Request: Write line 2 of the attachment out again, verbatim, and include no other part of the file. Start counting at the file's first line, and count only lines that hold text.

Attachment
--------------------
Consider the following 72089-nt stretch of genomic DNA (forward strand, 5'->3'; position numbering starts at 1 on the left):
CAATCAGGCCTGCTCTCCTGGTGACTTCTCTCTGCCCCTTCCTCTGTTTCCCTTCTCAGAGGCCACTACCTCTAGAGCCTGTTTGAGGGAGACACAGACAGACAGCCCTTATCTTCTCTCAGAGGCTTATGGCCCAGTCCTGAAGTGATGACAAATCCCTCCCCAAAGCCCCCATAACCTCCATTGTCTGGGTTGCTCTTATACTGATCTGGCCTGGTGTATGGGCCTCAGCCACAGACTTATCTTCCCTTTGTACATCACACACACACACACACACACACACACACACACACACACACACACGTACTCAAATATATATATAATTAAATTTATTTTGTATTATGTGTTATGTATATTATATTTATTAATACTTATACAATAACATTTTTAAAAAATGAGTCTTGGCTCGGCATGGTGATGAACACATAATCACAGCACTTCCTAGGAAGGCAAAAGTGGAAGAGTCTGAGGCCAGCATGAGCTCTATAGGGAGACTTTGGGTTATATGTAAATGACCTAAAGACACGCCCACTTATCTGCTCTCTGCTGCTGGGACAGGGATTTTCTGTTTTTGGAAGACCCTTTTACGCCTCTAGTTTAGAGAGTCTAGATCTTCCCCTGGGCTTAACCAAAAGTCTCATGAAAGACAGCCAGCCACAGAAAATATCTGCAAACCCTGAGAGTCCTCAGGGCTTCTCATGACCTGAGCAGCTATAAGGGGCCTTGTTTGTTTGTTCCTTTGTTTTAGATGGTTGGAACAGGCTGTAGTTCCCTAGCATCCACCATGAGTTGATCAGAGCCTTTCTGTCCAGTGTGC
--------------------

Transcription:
CAATCAGGCCTGCTCTCCTGGTGACTTCTCTCTGCCCCTTCCTCTGTTTCCCTTCTCAGAGGCCACTACCTCTAGAGCCTGTTTGAGGGAGACACAGACAGACAGCCCTTATCTTCTCTCAGAGGCTTATGGCCCAGTCCTGAAGTGATGACAAATCCCTCCCCAAAGCCCCCATAACCTCCATTGTCTGGGTTGCTCTTATACTGATCTGGCCTGGTGTATGGGCCTCAGCCACAGACTTATCTTCCCTTTGTACATCACACACACACACACACACACACACACACACACACACACACACACGTACTCAAATATATATATAATTAAATTTATTTTGTATTATGTGTTATGTATATTATATTTATTAATACTTATACAATAACATTTTTAAAAAATGAGTCTTGGCTCGGCATGGTGATGAACACATAATCACAGCACTTCCTAGGAAGGCAAAAGTGGAAGAGTCTGAGGCCAGCATGAGCTCTATAGGGAGACTTTGGGTTATATGTAAATGACCTAAAGACACGCCCACTTATCTGCTCTCTGCTGCTGGGACAGGGATTTTCTGTTTTTGGAAGACCCTTTTACGCCTCTAGTTTAGAGAGTCTAGATCTTCCCCTGGGCTTAACCAAAAGTCTCATGAAAGACAGCCAGCCACAGAAAATATCTGCAAACCCTGAGAGTCCTCAGGGCTTCTCATGACCTGAGCAGCTATAAGGGGCCTTGTTTGTTTGTTCCTTTGTTTTAGATGGTTGGAACAGGCTGTAGTTCCCTAGCATCCACCATGAGTTGATCAGAGCCTTTCTGTCCAGTGTGC